New Delhi: Mamata Banerjee
's ministers will meet Prime Minister Manmohan Singh around 3 pm today to resign from his government over the new reforms he cleared last week. They will then head to Rashtrapati Bhawan where they will formally withdraw their letter of support to the ruling UPA coalition in which Ms Banerjee's Trinamool Congress was the second-largest ally. Tonight, the PM is expected to explain on television the economic measures for which he has staked his government, which is now in a minority.
When Ms Banerjee's ministers will meet the PM in New Delhi, the Congress' six ministers in the West Bengal government will resign in Kolkata in a tit-for-tat reaction. This will complete the severing of ties between the Trinamool Congress and the Congress. However, this won't affect Ms Banerjee's government in the state as the Trinamool chief has majority on her own and does not need the Congress' support.
The PM, Congress president Sonia Gandhi and other senior leaders of the Congress will meet this evening at 5 pm to discuss their strategy. There is no immediate threat to the UPA, because of the external regional heavyweights Mulayam Singh Yadav and Mayawati provide external support. With 43 MPs between them, they ensure the government has more than the 272 votes it needs to remain in power.
Sources say that the Prime Minister will not have to seek a vote of confidence unless either Mr Yadav or Mayawati withdraw the letters they submitted to the President of India pledging their support to the UPA. While the opposition BJP can ask for a trust vote, it's unlikely to push for one because it's almost certain that the Prime Minister will win.
Mr Yadav, however, continues to taunt the government with acerbic criticism of its new economic reforms - like most parties, he has opposed the decision to open up the retail sector to foreign super-chains, increase diesel prices and limit the supply of subsidized cooking gas to households. But he he categorically stated this morning that he will continue to provide external support to the ruling UPA coalition. "We need to keep communal forces at bay," said Mr Yadav, providing the Congress some relief in a week that has seen the government it leads reduced to a minority.
"I am proud that my party chose me to communicate the party's decision of withdrawing support from this anti-people's government," said Trinamool minister Mukul Roy this morning in Kolkata just before he left for Delhi.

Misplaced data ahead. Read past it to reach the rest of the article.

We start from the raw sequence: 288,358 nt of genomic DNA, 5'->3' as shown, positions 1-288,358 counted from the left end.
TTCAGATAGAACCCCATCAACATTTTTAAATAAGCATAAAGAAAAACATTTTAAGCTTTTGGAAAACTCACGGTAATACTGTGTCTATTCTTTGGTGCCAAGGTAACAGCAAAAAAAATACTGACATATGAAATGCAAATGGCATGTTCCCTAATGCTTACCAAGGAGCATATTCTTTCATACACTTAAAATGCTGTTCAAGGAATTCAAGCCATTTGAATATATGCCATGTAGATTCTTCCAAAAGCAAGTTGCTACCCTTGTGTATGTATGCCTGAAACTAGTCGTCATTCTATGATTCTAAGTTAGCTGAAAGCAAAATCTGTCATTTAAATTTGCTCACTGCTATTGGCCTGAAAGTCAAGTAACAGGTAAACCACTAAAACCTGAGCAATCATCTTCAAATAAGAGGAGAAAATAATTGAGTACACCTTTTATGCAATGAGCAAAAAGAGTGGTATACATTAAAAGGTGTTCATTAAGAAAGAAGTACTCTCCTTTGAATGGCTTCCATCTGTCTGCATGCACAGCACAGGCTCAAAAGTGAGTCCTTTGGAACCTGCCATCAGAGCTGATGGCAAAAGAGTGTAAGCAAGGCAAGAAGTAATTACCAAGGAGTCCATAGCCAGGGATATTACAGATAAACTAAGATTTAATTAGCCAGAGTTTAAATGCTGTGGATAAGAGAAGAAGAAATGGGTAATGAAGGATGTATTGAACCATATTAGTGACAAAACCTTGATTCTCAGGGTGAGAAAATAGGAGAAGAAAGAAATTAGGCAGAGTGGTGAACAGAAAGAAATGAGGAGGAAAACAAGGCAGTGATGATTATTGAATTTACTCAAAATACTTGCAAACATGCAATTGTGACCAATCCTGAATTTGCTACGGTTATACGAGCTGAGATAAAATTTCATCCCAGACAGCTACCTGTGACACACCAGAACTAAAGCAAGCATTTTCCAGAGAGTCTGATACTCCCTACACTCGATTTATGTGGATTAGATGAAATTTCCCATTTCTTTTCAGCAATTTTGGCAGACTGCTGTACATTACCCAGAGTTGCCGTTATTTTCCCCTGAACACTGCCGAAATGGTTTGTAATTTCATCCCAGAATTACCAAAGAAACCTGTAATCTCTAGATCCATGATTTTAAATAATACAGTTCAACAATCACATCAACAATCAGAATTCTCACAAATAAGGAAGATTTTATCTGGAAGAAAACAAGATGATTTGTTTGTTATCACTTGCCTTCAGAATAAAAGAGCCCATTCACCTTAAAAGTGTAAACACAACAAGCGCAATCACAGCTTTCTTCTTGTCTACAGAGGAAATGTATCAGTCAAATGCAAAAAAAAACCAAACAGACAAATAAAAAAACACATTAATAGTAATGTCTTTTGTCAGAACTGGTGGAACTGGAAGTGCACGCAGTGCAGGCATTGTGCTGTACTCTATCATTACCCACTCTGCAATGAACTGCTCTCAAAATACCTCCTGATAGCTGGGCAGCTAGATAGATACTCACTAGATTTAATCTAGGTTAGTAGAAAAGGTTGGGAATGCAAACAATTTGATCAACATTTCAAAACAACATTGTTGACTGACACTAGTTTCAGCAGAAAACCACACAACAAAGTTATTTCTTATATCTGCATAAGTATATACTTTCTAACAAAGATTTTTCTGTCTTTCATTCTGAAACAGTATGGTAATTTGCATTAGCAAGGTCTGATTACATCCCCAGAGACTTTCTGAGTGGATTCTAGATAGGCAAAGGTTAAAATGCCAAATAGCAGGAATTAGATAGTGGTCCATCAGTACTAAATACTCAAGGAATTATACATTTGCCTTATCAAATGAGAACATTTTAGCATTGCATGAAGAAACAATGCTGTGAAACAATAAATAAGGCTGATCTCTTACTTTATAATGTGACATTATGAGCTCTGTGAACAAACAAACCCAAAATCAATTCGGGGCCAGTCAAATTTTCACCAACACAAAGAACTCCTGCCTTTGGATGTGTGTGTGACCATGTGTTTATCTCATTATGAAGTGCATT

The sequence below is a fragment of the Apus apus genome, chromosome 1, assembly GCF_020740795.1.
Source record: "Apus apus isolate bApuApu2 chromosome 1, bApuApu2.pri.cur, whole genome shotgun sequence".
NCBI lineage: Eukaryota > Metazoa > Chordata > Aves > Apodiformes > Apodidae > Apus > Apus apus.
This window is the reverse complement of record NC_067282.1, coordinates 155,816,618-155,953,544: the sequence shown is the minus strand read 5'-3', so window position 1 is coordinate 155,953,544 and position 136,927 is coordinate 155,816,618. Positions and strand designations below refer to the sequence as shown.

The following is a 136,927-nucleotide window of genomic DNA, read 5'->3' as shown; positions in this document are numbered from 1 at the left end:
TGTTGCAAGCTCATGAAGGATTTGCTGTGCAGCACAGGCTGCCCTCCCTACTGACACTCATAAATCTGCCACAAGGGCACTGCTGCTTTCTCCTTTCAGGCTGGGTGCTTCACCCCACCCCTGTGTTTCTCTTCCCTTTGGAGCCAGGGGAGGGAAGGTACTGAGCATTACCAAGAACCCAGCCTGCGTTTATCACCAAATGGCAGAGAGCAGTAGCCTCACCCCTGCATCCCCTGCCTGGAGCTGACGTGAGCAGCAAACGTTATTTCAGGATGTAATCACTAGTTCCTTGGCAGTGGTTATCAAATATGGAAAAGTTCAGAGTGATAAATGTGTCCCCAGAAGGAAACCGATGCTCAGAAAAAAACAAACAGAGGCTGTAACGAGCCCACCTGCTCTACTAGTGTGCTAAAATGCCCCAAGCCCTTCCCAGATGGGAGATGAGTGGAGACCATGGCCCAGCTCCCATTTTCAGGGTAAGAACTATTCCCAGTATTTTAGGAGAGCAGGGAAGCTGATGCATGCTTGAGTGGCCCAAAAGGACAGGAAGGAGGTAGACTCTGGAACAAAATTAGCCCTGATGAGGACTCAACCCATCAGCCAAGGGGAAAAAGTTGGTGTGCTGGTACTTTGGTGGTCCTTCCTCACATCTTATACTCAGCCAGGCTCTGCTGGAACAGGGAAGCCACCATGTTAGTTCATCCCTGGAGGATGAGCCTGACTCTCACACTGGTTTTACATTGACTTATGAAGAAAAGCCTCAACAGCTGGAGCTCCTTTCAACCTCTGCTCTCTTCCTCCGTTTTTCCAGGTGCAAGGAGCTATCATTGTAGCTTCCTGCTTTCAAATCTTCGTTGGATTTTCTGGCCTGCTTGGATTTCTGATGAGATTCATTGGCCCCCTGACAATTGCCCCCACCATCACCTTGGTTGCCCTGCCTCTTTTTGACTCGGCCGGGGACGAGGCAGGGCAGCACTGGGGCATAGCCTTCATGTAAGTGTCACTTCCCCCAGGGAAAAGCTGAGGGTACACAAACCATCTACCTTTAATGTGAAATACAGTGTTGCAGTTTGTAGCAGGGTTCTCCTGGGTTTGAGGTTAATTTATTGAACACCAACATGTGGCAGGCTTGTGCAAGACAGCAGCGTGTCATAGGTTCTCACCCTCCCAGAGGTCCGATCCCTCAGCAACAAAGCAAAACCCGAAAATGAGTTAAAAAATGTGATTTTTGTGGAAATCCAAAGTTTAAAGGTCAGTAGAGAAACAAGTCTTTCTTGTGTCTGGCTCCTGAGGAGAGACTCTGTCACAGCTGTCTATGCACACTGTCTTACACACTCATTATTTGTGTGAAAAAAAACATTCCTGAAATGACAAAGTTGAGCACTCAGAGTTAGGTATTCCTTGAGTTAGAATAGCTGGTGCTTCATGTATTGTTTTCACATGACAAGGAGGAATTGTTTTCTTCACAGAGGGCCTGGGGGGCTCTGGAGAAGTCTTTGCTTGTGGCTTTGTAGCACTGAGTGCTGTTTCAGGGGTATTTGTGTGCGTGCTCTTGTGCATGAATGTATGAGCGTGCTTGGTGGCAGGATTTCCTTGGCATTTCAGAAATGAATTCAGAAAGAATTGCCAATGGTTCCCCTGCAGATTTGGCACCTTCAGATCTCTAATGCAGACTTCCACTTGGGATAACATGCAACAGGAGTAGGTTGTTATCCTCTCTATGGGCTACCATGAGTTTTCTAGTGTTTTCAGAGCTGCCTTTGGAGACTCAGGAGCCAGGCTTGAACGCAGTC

Last night, Ms Banerjee attacked the government for formally notifying its decision of Foreign Direct Investment or FDI in retail. "Is it ethical, moral and democratic for a minority government to issue government order forcibly and hurriedly when massive protests against it are taking place across the country?" she posted on her Facebook page. (Read: Mamata slams notification on FDI in retail)
The relationship status for the UPA and Ms Banerjee has for long been 'it's complicated' with the chief minister often challenging the policies the government wanted to champion. Last year, when the cabinet first cleared 51 per cent foreign direct investment for multi-brand retail, Ms Banerjee threatened to quit the government, and the policy was shelved, provoking international criticism, and a loss of both face and investor confidence. This time around, the Prime Minister was resolute about standing his ground.
So though Ms Banerjee gave the government 72 hours of notice, creating a window for negotiations, no concessions were offered. The fact that the new retail guidelines were notified hours after she said she was sticking to her schedule for exiting the UPA was a clear message that the coalition was resigned to a future without her.
Sources say that to appease other crucial partners like Mulayam Singh Yadav and Mayawati, the government is likely to announce a 50 paise rollback in diesel prices, and increase the quota of subsidised cooking gas cylinders per household from six to nine, and that the decision was not shared yesterday to prevent opposition parties who called a massive nationwide strike from claiming credit for the concessions.